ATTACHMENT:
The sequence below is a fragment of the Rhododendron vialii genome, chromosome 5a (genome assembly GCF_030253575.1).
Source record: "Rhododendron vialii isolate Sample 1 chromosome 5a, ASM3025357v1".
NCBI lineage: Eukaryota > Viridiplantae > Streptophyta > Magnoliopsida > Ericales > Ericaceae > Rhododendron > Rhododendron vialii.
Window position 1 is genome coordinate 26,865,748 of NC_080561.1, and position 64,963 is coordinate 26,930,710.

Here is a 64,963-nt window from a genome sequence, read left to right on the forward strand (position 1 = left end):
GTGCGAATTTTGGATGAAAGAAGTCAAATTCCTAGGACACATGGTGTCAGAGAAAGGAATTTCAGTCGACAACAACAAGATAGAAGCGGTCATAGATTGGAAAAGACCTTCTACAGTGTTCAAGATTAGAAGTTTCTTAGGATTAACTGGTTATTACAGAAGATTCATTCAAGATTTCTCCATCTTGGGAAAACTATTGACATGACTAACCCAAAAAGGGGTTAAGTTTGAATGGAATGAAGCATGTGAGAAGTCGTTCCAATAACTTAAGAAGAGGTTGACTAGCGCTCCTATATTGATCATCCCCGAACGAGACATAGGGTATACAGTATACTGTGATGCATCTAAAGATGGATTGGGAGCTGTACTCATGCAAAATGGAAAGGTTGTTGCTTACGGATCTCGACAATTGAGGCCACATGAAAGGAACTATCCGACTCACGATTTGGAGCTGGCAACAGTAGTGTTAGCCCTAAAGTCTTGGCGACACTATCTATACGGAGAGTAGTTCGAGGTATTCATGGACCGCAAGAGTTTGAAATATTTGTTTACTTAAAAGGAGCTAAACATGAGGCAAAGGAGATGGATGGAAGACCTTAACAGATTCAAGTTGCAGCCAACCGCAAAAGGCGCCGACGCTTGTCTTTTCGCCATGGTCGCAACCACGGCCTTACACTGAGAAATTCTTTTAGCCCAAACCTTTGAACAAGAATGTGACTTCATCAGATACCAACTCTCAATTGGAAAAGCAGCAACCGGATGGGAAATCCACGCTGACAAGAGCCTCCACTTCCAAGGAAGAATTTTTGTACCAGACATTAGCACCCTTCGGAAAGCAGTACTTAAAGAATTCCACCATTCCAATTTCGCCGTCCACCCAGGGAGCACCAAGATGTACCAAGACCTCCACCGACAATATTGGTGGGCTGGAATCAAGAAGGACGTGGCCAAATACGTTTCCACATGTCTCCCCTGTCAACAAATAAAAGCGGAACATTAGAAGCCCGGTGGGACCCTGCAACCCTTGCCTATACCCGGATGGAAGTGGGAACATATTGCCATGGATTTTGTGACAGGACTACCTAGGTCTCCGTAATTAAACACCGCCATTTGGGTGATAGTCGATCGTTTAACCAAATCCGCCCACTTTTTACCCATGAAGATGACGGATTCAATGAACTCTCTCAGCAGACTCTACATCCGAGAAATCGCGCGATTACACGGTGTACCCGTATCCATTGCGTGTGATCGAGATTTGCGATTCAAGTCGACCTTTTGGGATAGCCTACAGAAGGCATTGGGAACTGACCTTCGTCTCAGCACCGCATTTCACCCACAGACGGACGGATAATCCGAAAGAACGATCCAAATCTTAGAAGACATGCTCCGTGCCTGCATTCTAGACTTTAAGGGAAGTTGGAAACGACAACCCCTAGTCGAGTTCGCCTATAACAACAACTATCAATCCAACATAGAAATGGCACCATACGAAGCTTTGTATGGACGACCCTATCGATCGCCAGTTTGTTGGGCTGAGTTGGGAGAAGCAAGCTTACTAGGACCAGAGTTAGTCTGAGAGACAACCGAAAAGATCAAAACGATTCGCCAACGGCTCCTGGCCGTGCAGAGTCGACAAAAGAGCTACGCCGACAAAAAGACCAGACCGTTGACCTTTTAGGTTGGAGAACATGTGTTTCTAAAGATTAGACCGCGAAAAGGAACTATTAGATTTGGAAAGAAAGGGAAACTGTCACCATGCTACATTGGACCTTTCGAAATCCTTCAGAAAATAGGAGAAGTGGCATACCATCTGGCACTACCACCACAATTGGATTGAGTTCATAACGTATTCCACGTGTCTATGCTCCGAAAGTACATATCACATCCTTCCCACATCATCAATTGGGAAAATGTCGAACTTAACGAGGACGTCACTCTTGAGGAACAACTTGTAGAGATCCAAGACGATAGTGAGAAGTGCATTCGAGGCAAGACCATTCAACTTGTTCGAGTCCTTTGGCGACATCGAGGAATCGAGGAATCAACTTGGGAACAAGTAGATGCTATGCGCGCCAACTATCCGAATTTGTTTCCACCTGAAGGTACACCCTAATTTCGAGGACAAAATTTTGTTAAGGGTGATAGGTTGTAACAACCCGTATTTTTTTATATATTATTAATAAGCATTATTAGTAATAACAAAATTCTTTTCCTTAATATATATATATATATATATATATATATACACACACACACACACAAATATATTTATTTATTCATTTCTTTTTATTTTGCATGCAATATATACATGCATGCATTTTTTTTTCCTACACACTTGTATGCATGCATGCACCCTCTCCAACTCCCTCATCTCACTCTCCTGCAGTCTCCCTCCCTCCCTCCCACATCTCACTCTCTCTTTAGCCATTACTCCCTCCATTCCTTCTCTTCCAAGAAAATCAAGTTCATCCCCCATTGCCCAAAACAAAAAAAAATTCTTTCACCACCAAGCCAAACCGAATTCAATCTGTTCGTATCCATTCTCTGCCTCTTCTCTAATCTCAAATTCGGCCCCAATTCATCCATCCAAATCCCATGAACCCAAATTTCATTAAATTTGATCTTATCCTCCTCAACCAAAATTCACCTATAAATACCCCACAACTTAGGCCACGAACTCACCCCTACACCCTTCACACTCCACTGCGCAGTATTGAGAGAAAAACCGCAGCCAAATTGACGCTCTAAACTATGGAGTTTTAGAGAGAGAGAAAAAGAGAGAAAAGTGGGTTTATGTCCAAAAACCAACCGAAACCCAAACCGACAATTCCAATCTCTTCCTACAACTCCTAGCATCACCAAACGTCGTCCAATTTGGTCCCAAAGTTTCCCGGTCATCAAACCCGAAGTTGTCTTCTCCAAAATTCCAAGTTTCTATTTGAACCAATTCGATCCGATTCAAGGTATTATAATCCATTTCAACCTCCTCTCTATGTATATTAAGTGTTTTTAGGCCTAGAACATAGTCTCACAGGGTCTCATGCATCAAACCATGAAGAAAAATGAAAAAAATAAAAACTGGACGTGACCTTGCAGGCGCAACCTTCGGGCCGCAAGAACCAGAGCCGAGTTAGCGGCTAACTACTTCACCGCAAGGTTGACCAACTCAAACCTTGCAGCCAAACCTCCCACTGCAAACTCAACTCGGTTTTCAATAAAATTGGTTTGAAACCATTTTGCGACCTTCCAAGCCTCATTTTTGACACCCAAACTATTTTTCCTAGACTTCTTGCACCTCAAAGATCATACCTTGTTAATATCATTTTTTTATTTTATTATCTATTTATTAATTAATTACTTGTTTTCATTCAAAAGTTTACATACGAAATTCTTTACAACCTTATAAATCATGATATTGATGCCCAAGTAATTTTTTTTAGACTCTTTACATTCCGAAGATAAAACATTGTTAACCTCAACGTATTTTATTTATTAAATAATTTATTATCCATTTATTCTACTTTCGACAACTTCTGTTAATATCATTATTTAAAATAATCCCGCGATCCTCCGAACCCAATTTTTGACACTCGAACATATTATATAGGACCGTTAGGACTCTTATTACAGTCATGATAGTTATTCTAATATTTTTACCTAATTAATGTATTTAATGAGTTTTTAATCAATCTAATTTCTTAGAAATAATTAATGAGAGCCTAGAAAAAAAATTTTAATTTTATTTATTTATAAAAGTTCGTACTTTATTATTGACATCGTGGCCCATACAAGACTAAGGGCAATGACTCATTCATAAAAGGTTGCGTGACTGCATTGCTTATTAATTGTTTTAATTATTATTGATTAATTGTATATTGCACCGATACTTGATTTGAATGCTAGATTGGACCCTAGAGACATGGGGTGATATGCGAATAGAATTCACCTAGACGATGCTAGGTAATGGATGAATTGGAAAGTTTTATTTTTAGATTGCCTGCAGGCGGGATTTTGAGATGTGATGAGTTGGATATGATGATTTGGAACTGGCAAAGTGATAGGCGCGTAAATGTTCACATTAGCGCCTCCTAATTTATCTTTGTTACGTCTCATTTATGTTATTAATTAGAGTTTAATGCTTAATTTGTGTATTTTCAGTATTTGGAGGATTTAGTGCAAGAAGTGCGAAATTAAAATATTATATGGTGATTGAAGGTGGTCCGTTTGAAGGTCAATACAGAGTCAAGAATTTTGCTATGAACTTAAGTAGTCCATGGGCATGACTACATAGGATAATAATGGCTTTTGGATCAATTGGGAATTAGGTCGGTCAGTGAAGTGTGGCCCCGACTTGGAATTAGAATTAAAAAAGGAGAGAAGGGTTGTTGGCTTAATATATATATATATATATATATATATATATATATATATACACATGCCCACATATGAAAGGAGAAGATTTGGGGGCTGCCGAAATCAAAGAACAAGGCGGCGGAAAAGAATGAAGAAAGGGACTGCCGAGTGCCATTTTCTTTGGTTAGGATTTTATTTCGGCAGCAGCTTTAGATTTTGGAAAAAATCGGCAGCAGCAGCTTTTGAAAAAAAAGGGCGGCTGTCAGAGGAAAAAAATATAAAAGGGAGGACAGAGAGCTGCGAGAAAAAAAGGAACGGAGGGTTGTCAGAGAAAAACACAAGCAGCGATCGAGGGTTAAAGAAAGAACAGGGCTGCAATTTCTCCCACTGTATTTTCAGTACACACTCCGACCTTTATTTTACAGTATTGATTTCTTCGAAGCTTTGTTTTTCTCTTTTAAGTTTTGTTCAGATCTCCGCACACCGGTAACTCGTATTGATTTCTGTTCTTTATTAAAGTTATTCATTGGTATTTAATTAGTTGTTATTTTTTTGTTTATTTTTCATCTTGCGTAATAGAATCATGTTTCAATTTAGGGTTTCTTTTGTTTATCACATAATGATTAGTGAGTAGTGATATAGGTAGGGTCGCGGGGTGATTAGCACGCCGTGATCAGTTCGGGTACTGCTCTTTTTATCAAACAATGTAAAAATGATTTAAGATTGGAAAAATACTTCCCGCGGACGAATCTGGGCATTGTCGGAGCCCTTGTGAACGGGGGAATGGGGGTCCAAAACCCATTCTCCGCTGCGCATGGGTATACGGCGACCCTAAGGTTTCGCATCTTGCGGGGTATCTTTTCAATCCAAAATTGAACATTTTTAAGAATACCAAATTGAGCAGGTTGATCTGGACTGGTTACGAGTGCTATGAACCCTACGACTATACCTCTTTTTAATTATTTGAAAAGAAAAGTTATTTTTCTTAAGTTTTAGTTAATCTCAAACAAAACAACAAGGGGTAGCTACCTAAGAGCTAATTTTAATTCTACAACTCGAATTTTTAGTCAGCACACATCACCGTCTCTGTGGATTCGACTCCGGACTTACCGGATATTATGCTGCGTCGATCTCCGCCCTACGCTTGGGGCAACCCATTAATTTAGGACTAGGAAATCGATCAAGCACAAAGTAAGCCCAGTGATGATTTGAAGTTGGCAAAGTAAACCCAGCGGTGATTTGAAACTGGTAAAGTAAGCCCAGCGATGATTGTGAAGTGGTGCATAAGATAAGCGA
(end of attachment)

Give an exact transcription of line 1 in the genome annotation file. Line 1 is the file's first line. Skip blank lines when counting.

The sequence below is a fragment of the Rhododendron vialii genome, chromosome 5a (genome assembly GCF_030253575.1).